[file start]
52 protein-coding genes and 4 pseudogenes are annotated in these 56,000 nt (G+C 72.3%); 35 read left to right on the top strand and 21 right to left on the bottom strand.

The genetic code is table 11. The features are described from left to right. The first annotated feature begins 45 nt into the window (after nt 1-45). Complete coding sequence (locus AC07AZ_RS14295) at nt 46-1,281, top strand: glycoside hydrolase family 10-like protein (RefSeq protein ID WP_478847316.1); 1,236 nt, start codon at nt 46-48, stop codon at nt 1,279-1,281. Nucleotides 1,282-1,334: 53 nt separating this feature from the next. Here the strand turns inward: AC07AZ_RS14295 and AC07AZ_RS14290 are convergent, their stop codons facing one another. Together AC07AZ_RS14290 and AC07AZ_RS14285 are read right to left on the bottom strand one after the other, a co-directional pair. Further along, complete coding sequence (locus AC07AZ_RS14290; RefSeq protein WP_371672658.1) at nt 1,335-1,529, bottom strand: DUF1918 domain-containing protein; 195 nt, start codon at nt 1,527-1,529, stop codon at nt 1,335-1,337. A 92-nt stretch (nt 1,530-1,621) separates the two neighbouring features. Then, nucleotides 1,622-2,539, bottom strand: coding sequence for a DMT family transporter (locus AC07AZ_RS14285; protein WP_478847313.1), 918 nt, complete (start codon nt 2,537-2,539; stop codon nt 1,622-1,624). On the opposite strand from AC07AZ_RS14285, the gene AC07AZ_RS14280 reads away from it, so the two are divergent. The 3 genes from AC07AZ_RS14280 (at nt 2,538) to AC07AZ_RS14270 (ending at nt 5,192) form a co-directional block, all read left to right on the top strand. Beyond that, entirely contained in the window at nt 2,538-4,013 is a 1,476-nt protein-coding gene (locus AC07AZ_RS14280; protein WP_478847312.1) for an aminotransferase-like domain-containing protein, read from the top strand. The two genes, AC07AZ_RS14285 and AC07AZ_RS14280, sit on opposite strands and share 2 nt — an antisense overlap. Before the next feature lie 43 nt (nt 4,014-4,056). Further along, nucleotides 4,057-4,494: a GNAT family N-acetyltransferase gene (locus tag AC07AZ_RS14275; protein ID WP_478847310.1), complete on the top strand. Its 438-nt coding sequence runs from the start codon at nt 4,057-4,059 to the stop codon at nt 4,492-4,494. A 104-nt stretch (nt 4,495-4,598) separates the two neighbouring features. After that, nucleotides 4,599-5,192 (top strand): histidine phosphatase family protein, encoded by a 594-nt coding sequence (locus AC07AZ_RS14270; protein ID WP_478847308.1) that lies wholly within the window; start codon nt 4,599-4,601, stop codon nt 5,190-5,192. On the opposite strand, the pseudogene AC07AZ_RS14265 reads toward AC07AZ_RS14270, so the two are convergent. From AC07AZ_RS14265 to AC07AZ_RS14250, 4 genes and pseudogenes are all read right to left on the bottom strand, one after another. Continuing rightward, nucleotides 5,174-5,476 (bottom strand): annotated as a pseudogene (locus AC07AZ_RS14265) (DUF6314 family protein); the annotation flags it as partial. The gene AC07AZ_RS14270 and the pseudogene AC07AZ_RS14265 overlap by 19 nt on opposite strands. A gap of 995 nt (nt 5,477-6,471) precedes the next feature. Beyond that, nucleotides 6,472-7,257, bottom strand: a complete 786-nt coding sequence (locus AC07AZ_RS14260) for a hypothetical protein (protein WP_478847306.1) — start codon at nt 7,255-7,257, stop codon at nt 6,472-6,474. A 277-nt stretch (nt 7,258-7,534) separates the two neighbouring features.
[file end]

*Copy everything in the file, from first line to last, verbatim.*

52 protein-coding genes and 4 pseudogenes are annotated in these 56,000 nt (G+C 72.3%); 35 read left to right on the top strand and 21 right to left on the bottom strand.

The genetic code is table 11. The features are described from left to right. The first annotated feature begins 45 nt into the window (after nt 1-45). Complete coding sequence (locus AC07AZ_RS14295) at nt 46-1,281, top strand: glycoside hydrolase family 10-like protein (RefSeq protein ID WP_478847316.1); 1,236 nt, start codon at nt 46-48, stop codon at nt 1,279-1,281. Nucleotides 1,282-1,334: 53 nt separating this feature from the next. Here the strand turns inward: AC07AZ_RS14295 and AC07AZ_RS14290 are convergent, their stop codons facing one another. Together AC07AZ_RS14290 and AC07AZ_RS14285 are read right to left on the bottom strand one after the other, a co-directional pair. Further along, complete coding sequence (locus AC07AZ_RS14290; RefSeq protein WP_371672658.1) at nt 1,335-1,529, bottom strand: DUF1918 domain-containing protein; 195 nt, start codon at nt 1,527-1,529, stop codon at nt 1,335-1,337. A 92-nt stretch (nt 1,530-1,621) separates the two neighbouring features. Then, nucleotides 1,622-2,539, bottom strand: coding sequence for a DMT family transporter (locus AC07AZ_RS14285; protein WP_478847313.1), 918 nt, complete (start codon nt 2,537-2,539; stop codon nt 1,622-1,624). On the opposite strand from AC07AZ_RS14285, the gene AC07AZ_RS14280 reads away from it, so the two are divergent. The 3 genes from AC07AZ_RS14280 (at nt 2,538) to AC07AZ_RS14270 (ending at nt 5,192) form a co-directional block, all read left to right on the top strand. Beyond that, entirely contained in the window at nt 2,538-4,013 is a 1,476-nt protein-coding gene (locus AC07AZ_RS14280; protein WP_478847312.1) for an aminotransferase-like domain-containing protein, read from the top strand. The two genes, AC07AZ_RS14285 and AC07AZ_RS14280, sit on opposite strands and share 2 nt — an antisense overlap. Before the next feature lie 43 nt (nt 4,014-4,056). Further along, nucleotides 4,057-4,494: a GNAT family N-acetyltransferase gene (locus tag AC07AZ_RS14275; protein ID WP_478847310.1), complete on the top strand. Its 438-nt coding sequence runs from the start codon at nt 4,057-4,059 to the stop codon at nt 4,492-4,494. A 104-nt stretch (nt 4,495-4,598) separates the two neighbouring features. After that, nucleotides 4,599-5,192 (top strand): histidine phosphatase family protein, encoded by a 594-nt coding sequence (locus AC07AZ_RS14270; protein ID WP_478847308.1) that lies wholly within the window; start codon nt 4,599-4,601, stop codon nt 5,190-5,192. On the opposite strand, the pseudogene AC07AZ_RS14265 reads toward AC07AZ_RS14270, so the two are convergent. From AC07AZ_RS14265 to AC07AZ_RS14250, 4 genes and pseudogenes are all read right to left on the bottom strand, one after another. Continuing rightward, nucleotides 5,174-5,476 (bottom strand): annotated as a pseudogene (locus AC07AZ_RS14265) (DUF6314 family protein); the annotation flags it as partial. The gene AC07AZ_RS14270 and the pseudogene AC07AZ_RS14265 overlap by 19 nt on opposite strands. A gap of 995 nt (nt 5,477-6,471) precedes the next feature. Beyond that, nucleotides 6,472-7,257, bottom strand: a complete 786-nt coding sequence (locus AC07AZ_RS14260) for a hypothetical protein (protein WP_478847306.1) — start codon at nt 7,255-7,257, stop codon at nt 6,472-6,474. A 277-nt stretch (nt 7,258-7,534) separates the two neighbouring features.